WASIM IQBAL & SOHAIL SARFARAZ
ISLAMABAD: The government will meet the remaining 40 percent of the Rs 450 billion budgeted petroleum levy (PL) target by the end of current financial year 2020-21.
This was stated by Ministry of Finance and Federal Board of Revenue officials to Business Recorder. Notwithstanding the reduction in the rate of PL for the second half of February, Finance Division is optimistic that it would be able to collect Rs 175 billion PL by end-June which is 40 percent of total collection, sources in petroleum division said.
The budgeted target of Rs 450 billion generated through PL in current financial year is 73 percent higher than last financial year's revised target of Rs 260 billion.
The collection of PL has already registered a 102 percent increase during the first half of the current fiscal year, according to Finance Division data - it rose to Rs275.3 billion during July–December 2020-21 as compared to Rs136.4 billion in the corresponding period of last fiscal year.
If the government is unable to raise PL rates for the remaining period of the current fiscal year second half of current financial year it would still fetch Rs175 billion with the proviso that consumption of POL stays the same as during the first half of current financial year, a petroleum expert on condition of anonymity told Business Recorder.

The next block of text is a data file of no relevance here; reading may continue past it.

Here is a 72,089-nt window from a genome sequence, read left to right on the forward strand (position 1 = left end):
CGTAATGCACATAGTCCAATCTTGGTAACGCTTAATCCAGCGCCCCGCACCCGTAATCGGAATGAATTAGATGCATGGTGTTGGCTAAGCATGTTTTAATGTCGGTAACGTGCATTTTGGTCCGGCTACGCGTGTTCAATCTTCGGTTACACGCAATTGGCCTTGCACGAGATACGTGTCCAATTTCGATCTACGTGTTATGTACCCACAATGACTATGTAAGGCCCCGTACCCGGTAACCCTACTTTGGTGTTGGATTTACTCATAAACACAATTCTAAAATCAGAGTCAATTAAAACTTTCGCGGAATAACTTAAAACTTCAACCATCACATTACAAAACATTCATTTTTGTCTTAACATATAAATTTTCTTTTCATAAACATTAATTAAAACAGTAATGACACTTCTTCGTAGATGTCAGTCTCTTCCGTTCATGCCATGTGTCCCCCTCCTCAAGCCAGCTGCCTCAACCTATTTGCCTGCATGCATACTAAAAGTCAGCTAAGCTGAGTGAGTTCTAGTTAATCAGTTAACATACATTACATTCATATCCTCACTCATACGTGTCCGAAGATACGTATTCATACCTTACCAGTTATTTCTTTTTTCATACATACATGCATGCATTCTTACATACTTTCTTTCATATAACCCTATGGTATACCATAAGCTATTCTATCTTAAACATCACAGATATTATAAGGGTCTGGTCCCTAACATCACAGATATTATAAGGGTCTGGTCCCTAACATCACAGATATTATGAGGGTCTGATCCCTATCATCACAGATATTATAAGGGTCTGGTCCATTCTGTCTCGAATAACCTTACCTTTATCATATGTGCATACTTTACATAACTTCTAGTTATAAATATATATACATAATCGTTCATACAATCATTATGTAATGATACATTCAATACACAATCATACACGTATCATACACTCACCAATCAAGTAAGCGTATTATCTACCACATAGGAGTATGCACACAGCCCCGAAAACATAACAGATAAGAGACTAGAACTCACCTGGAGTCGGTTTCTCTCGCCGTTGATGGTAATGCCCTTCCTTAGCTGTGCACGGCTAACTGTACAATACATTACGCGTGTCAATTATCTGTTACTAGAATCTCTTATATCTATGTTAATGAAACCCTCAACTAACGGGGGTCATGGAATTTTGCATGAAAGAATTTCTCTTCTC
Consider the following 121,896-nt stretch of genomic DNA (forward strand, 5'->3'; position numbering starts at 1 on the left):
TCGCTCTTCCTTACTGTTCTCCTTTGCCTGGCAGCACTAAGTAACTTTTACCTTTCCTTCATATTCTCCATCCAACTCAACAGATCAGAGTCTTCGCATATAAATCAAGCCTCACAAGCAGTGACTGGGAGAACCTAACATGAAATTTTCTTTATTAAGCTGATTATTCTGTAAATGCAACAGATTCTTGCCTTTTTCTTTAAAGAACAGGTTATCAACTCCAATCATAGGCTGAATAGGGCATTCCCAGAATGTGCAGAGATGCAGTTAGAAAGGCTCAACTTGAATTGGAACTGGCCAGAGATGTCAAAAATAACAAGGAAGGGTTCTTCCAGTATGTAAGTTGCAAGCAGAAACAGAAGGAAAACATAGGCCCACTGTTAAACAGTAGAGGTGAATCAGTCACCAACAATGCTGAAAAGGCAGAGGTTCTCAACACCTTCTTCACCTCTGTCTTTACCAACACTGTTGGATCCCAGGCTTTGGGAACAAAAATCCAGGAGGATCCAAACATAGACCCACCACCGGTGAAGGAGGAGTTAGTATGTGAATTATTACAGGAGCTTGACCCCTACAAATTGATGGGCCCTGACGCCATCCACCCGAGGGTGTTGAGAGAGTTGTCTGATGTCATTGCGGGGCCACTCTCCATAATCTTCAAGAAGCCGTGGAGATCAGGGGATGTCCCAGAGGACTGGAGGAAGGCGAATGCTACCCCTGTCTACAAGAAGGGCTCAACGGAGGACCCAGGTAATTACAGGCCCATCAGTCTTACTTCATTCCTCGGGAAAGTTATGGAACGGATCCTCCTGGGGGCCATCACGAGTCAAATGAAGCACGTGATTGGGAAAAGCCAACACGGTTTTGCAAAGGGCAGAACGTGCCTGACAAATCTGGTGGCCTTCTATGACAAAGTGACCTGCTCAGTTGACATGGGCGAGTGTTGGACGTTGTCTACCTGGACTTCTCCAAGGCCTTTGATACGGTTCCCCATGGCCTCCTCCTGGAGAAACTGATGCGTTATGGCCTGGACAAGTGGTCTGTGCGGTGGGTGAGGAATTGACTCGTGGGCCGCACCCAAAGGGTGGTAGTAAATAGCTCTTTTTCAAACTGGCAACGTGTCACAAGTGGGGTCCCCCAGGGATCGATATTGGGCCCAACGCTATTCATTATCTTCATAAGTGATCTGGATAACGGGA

On Monday, after the fortnightly review of petroleum products, the government decided to keep prices unchanged by reducing PL by Rs3.07 on petrol - to Rs17.97 per litre from Rs21.04. The rate of PL on HSD was reduced by Rs3.75 per litre to Rs18.36 against Rs22.11 per litre; PL on kerosene was also brought down by Rs2.78 per litre to Rs2.76 instead of Rs5.54 per litre and PL on light diesel oil (LDO) was reduced by Rs3.26 to Rs3.65 from Rs6.91 per litre. The reduction in PL has been adjusted in increase of ex-refinery prices of Petroleum products.
The petroleum levy is 8 percent of total federal tax revenue budgeted for 2020-21 including taxes collected by Federal Board of Revenue and other taxes. The increase in reliance on PL maybe attributable to the fact that the total amount collected under this head is retained by the federal government whereas any rise in general sale tax (GST) has to be shared with the provinces as per the prevalent NFC Award.
Oil and Gas Regulatory Authority (OGRA) had recommended Rs14.07 per litre increase in petrol, Rs13.61 in HSD, Rs10.79 in kerosene and Rs7.43 in LDO for second half of February. However, government decided to keep the rate unchanged as it was facing severe criticism as it had raised the rate during the previous five consecutive fortnights.